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A new freezing point

By: GI Signatory Shaul Arieli, Ha'aretz

05.01.2010

 

Israel's political and unilateral moves in the past decade have shown that its position on the borders with the Palestinians is divorced from the requirements of security, water supply and infrastructure. They are dictated by one factor alone: the settlements. Israeli prime ministers, only too aware of their domestic political weakness, want to avoid any significant evacuation of settlers.
 
Meanwhile, not only have they done nothing to block the increase in the numbers of settlers, they have failed to funnel that increase into areas they want to annex and distinguish between the varying interests of the different settler groups. If Prime Minister Benjamin Netanyahu agrees to resume negotiations with the Palestinians, subject to a timetable and clear-cut topics to be discussed, he may find that a differentiated application of the construction freeze in the territories could have a positive result.
 
During talks with the Palestinians, Ehud Barak, Ehud Olmert and Tzipi Livni drew maps of the future borders. Ariel Sharon and Shaul Mofaz tried to reach those lines through unilateral moves like the security fence and the disengagement. Altogether, the Israeli position since the end of 2000 has been to annex 6 percent to 8 percent of the West Bank.
Although the border is planned to snake around for more than 800 kilometers, almost three times the length of the Green Line, it neither creates strategic depth nor includes security zones (with the demilitarization of the Palestinian state substituting for these).
 
Neither does it ensure Israeli control over aquifers, strategic roads or areas that dominate Israel's coastal plain and the airfields there. All it amounts to is a winding line between Jewish and Arab communities, whose purpose is to leave 80 percent of the settlers under Israeli sovereignty and to avoid annexing Arabs.
 
If the government had concentrated settlement growth on the Israeli side of this line since entering the political process in 1993, only 20,000 Israelis would have to be evacuated today. But while the number of settlers in this area has grown by slightly more than twofold, diplomatic myopia and domestic political weakness have led to an increase in the numbers beyond that line by a factor of five. Israel has settled 80,000 people, at an outlay of billions, outside the areas it is demanding, only to have to evacuate and compensate them in any future peace agreement.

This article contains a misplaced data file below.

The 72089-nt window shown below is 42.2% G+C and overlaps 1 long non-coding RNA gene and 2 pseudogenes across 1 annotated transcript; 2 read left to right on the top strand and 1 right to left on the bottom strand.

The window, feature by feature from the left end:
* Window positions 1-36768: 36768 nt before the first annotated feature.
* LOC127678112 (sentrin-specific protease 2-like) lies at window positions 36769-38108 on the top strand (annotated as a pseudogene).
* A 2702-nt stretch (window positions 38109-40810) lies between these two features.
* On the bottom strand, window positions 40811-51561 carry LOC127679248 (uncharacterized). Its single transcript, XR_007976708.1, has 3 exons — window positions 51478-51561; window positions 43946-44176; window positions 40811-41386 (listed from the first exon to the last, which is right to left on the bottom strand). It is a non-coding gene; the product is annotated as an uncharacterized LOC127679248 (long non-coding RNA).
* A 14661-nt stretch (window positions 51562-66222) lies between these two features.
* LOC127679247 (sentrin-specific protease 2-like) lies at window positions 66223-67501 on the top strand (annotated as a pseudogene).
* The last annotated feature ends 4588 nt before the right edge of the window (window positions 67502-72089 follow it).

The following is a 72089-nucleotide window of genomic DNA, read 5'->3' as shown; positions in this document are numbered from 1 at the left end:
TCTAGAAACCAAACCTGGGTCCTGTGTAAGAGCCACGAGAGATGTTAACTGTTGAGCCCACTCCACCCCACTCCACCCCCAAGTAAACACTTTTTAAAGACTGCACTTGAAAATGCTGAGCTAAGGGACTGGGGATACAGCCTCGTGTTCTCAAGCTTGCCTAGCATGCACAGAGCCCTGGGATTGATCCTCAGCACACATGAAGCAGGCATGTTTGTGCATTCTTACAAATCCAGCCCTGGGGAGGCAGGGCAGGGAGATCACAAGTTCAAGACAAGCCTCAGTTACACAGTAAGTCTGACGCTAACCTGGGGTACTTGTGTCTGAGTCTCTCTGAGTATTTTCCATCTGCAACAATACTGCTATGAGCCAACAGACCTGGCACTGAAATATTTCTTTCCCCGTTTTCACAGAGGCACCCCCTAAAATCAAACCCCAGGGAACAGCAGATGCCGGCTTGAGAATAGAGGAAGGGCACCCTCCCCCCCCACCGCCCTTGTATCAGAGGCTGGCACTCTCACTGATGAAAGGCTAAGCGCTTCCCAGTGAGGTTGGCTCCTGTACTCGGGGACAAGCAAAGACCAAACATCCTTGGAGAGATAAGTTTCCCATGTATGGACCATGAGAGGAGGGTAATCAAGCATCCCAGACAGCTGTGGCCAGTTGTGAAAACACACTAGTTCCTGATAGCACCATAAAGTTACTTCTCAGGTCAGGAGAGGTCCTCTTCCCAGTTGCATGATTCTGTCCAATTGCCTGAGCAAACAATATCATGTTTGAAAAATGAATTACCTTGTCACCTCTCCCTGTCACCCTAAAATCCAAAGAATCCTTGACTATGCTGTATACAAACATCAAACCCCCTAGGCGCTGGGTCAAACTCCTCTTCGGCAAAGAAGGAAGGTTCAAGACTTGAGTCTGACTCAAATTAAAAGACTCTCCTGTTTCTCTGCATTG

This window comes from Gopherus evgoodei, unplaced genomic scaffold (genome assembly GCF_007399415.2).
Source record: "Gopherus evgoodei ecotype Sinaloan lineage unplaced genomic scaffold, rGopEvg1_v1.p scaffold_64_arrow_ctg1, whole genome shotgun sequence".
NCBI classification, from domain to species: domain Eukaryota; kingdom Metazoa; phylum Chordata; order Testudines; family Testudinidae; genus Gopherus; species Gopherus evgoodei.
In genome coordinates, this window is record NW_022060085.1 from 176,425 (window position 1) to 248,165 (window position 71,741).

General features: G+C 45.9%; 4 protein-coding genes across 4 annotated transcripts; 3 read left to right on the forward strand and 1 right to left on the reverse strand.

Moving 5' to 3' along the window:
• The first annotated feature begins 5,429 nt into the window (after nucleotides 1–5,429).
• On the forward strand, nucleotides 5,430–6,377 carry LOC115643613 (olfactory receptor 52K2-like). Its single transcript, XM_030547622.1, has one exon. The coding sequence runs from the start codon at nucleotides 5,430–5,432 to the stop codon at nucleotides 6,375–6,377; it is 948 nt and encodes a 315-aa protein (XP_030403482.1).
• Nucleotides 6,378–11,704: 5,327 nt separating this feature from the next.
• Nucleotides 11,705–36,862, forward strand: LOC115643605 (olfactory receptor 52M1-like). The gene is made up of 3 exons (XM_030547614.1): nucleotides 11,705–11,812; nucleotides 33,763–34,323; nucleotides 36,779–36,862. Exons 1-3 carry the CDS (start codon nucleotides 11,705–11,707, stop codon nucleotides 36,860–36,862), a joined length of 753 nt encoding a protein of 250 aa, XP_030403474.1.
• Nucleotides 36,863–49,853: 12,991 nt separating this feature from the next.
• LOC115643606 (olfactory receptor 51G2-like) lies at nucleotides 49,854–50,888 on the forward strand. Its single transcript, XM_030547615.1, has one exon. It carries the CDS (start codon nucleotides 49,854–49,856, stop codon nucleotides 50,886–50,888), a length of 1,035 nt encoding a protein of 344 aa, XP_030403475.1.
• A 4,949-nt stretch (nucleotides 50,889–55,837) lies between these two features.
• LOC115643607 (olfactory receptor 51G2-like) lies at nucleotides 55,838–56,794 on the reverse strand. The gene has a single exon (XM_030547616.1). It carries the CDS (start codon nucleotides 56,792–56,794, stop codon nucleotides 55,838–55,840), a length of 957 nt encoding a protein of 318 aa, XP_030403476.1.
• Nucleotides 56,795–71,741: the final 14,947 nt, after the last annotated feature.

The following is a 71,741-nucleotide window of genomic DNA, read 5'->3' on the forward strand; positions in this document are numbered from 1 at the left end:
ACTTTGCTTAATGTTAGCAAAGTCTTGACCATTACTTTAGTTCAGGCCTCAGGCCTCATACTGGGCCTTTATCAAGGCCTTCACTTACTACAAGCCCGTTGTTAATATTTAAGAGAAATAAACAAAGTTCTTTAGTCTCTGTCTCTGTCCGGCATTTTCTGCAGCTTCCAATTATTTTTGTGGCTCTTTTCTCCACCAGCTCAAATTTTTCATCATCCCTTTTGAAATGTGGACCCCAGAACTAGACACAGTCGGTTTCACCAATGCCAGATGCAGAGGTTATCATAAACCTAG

One-fifth of the exceptions to the construction freeze have been allocated to settlements outside this line, and the national priority map has recently been extended to include these isolated locations. These steps strengthen precisely those settlements that account for most of the per-capita excesses over the Israeli average in security, infrastructure and education. Once more the diplomatic and economic folly inherent in their very existence has been underlined.
 
Most of the demographic growth inside the line has been in Betar Ilit and Modi'in Ilit; this is why a third of West Bank settlers are now ultra-Orthodox. These towns are on the Green Line, and they were built mainly to relieve housing shortages in the Haredi community. These places will be annexed to Israel, even under every Palestinian proposal submitted so far.
 
Beyond this line, most settlers are the heirs of Gush Emunim who reject any possibility of sharing the country. Therefore, the decision to apply the construction freeze to the Haredim, who have to open a new kindergarten every week in Modi'in Ilit, is a cynical subjugation of their interests to those of the rulers of the land of the illegal outposts.
 
With the resumption of negotiations, it will be possible to separate areas using a different freeze line; to weaken the opponents of the two-state solution who are concentrated beyond the line laid by Israel. This will also strengthen the coalition needed for resuming talks and reaching a final-status agreement in which 80 percent of the settlers finally find themselves living in a Jewish and democratic State of Israel.